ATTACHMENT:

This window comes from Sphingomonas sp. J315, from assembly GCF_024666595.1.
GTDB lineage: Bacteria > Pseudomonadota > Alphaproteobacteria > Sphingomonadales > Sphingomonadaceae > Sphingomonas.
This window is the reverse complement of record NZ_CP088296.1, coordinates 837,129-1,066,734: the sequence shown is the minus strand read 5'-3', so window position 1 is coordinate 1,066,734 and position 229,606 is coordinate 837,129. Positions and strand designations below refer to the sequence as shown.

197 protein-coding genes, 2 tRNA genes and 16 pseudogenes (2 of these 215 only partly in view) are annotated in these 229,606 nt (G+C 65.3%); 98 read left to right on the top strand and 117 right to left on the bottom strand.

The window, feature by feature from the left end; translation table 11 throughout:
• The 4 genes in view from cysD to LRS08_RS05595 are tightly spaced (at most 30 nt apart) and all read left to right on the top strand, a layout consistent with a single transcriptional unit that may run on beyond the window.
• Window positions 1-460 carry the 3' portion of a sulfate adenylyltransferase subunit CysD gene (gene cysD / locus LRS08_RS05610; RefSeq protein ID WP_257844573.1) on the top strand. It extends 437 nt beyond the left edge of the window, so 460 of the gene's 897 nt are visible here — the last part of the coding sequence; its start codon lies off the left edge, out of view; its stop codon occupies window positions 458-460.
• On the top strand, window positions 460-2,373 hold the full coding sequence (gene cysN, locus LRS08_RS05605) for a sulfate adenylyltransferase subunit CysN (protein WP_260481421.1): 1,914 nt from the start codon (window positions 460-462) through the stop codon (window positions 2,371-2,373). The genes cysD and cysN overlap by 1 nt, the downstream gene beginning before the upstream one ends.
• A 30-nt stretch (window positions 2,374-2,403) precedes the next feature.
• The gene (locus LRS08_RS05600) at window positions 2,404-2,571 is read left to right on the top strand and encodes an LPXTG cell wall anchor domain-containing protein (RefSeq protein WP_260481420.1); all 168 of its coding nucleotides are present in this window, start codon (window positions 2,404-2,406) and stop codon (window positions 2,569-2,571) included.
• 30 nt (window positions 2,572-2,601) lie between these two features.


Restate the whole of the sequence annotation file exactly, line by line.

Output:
This window comes from Sphingomonas sp. J315, from assembly GCF_024666595.1.
GTDB lineage: Bacteria > Pseudomonadota > Alphaproteobacteria > Sphingomonadales > Sphingomonadaceae > Sphingomonas.
This window is the reverse complement of record NZ_CP088296.1, coordinates 837,129-1,066,734: the sequence shown is the minus strand read 5'-3', so window position 1 is coordinate 1,066,734 and position 229,606 is coordinate 837,129. Positions and strand designations below refer to the sequence as shown.

197 protein-coding genes, 2 tRNA genes and 16 pseudogenes (2 of these 215 only partly in view) are annotated in these 229,606 nt (G+C 65.3%); 98 read left to right on the top strand and 117 right to left on the bottom strand.

The window, feature by feature from the left end; translation table 11 throughout:
• The 4 genes in view from cysD to LRS08_RS05595 are tightly spaced (at most 30 nt apart) and all read left to right on the top strand, a layout consistent with a single transcriptional unit that may run on beyond the window.
• Window positions 1-460 carry the 3' portion of a sulfate adenylyltransferase subunit CysD gene (gene cysD / locus LRS08_RS05610; RefSeq protein ID WP_257844573.1) on the top strand. It extends 437 nt beyond the left edge of the window, so 460 of the gene's 897 nt are visible here — the last part of the coding sequence; its start codon lies off the left edge, out of view; its stop codon occupies window positions 458-460.
• On the top strand, window positions 460-2,373 hold the full coding sequence (gene cysN, locus LRS08_RS05605) for a sulfate adenylyltransferase subunit CysN (protein WP_260481421.1): 1,914 nt from the start codon (window positions 460-462) through the stop codon (window positions 2,371-2,373). The genes cysD and cysN overlap by 1 nt, the downstream gene beginning before the upstream one ends.
• A 30-nt stretch (window positions 2,374-2,403) precedes the next feature.
• The gene (locus LRS08_RS05600) at window positions 2,404-2,571 is read left to right on the top strand and encodes an LPXTG cell wall anchor domain-containing protein (RefSeq protein WP_260481420.1); all 168 of its coding nucleotides are present in this window, start codon (window positions 2,404-2,406) and stop codon (window positions 2,569-2,571) included.
• 30 nt (window positions 2,572-2,601) lie between these two features.